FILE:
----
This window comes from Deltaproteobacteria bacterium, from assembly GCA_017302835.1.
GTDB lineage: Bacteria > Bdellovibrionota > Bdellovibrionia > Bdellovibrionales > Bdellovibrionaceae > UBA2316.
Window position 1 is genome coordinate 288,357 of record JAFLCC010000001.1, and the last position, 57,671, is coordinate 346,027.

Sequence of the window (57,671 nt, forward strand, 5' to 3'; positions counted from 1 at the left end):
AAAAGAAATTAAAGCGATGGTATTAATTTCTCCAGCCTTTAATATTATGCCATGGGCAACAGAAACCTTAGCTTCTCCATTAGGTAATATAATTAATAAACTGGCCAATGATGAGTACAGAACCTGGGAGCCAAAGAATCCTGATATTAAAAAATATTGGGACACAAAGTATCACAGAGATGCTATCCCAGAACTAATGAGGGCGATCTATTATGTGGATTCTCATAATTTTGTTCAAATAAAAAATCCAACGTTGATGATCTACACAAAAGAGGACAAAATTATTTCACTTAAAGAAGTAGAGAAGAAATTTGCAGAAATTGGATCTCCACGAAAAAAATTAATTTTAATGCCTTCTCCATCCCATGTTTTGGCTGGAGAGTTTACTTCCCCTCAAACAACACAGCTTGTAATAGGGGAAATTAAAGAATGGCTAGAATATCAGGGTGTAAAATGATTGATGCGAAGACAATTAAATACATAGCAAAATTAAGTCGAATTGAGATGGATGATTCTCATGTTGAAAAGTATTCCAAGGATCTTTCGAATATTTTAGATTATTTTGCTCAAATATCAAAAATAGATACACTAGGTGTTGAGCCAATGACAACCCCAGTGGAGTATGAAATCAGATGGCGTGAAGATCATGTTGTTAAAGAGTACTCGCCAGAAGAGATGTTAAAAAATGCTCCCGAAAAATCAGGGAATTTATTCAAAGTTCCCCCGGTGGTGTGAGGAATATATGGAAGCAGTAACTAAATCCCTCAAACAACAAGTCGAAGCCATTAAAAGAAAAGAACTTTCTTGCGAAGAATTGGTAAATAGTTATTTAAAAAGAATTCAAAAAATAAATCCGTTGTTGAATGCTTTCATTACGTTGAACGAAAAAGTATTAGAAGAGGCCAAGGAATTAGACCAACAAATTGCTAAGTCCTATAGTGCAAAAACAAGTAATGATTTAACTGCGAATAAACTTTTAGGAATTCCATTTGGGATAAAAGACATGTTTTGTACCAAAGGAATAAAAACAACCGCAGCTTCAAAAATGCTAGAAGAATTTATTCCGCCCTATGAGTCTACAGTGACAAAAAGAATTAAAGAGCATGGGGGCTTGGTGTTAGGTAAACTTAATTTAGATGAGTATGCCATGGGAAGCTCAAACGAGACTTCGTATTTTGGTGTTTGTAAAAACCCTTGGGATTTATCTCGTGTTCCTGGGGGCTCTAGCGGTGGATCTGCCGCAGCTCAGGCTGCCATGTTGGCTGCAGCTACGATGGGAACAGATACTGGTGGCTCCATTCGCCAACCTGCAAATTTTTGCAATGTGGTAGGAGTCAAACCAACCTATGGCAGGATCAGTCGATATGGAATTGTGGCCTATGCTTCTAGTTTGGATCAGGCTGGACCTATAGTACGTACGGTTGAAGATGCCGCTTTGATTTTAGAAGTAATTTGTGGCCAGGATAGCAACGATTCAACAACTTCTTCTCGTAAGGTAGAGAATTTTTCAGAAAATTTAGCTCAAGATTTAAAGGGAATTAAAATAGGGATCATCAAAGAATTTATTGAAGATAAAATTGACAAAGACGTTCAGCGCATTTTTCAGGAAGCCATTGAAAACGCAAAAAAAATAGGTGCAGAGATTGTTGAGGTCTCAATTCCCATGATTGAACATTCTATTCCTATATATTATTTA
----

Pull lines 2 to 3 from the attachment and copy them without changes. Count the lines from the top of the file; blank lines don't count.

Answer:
GTDB lineage: Bacteria > Bdellovibrionota > Bdellovibrionia > Bdellovibrionales > Bdellovibrionaceae > UBA2316.
Window position 1 is genome coordinate 288,357 of record JAFLCC010000001.1, and the last position, 57,671, is coordinate 346,027.